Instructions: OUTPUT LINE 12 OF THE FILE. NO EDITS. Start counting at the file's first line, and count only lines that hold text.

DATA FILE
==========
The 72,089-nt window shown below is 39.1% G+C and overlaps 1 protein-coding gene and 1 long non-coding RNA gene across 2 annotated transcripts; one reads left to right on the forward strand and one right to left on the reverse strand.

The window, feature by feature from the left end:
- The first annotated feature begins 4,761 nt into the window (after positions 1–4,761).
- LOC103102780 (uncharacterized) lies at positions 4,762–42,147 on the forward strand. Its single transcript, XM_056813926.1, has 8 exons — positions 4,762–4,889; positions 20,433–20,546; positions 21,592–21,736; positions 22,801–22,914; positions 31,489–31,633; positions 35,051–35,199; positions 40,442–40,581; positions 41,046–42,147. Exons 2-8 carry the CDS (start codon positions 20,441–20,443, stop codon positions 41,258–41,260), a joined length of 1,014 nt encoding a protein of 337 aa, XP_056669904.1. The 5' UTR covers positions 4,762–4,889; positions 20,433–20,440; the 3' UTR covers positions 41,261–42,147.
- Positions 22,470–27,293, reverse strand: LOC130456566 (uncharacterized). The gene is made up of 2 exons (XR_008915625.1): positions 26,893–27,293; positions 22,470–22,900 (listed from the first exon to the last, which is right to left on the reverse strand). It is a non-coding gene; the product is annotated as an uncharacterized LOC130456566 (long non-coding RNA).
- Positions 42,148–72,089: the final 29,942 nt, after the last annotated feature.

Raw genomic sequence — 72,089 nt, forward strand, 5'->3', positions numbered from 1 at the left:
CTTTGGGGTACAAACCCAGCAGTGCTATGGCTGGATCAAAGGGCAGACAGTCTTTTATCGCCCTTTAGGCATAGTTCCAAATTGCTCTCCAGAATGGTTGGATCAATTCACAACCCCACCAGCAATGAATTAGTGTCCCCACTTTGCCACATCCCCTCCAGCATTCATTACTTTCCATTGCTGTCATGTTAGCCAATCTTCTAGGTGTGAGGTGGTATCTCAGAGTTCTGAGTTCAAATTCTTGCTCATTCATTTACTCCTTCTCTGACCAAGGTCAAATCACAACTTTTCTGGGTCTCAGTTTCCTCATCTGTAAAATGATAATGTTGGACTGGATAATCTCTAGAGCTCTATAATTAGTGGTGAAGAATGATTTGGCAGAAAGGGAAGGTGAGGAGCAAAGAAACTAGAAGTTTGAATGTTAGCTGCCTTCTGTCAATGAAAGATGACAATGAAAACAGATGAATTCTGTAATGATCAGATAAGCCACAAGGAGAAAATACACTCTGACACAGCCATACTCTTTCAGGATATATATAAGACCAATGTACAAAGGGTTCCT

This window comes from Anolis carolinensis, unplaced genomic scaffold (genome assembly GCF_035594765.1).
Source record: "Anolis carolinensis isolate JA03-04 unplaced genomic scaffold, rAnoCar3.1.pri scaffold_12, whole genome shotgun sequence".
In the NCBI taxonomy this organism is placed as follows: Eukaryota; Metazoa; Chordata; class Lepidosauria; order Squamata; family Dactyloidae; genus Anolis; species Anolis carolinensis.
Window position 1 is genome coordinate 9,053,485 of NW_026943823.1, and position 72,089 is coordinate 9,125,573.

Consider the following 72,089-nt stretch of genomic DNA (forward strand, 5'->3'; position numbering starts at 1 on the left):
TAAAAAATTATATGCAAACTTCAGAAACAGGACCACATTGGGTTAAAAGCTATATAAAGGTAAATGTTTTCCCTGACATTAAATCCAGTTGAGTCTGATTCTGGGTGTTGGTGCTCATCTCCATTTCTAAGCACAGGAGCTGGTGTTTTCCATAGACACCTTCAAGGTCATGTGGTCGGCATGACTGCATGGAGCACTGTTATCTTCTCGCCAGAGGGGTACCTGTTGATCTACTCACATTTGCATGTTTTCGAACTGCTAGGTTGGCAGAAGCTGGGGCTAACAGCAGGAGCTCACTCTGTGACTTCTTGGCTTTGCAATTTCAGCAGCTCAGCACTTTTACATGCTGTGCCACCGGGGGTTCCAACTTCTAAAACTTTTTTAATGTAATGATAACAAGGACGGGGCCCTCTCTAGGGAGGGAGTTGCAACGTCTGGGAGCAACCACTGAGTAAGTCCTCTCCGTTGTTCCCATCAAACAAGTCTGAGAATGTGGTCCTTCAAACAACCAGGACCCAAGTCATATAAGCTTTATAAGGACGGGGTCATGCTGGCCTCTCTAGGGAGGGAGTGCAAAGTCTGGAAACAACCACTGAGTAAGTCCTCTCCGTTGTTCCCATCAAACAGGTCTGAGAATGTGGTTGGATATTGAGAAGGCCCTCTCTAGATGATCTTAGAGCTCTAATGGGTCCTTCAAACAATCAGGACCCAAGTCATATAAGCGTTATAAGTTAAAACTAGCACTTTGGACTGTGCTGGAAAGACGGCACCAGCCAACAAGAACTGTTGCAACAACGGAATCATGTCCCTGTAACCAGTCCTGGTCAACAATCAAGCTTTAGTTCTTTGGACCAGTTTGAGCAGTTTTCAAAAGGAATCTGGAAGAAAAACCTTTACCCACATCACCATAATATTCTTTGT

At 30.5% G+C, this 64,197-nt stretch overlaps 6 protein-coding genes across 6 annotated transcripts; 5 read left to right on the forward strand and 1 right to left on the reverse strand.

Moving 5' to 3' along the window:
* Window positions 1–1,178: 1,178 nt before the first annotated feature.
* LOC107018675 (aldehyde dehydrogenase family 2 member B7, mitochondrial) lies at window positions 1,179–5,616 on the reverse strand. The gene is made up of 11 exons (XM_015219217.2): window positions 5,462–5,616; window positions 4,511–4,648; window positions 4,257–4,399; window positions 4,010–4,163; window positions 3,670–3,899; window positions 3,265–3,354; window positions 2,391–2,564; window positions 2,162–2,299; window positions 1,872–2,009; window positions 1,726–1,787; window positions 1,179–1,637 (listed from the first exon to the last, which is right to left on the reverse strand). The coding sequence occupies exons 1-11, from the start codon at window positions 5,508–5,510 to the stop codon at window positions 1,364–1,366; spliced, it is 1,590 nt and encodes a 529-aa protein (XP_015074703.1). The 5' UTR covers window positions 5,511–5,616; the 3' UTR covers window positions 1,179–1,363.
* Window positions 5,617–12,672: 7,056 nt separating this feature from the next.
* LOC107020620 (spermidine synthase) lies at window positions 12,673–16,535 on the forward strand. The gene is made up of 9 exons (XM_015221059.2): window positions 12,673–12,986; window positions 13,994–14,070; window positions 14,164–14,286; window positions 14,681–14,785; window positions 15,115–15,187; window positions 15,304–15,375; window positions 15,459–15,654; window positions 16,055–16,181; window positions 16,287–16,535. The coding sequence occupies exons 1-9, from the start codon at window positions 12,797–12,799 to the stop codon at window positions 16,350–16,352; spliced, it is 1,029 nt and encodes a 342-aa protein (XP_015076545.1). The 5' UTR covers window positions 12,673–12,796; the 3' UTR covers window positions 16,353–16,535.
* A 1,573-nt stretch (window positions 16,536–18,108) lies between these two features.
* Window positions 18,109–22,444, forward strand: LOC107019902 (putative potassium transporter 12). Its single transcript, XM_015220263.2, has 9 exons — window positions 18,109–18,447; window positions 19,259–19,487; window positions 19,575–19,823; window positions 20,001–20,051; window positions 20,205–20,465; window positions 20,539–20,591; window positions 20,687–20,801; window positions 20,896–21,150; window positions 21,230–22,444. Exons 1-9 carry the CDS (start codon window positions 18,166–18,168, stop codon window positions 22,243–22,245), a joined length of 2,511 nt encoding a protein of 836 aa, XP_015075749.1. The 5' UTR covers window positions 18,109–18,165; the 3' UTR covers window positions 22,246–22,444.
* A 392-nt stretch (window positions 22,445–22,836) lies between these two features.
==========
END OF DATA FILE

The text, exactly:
Window position 1 is genome coordinate 9,053,485 of NW_026943823.1, and position 72,089 is coordinate 9,125,573.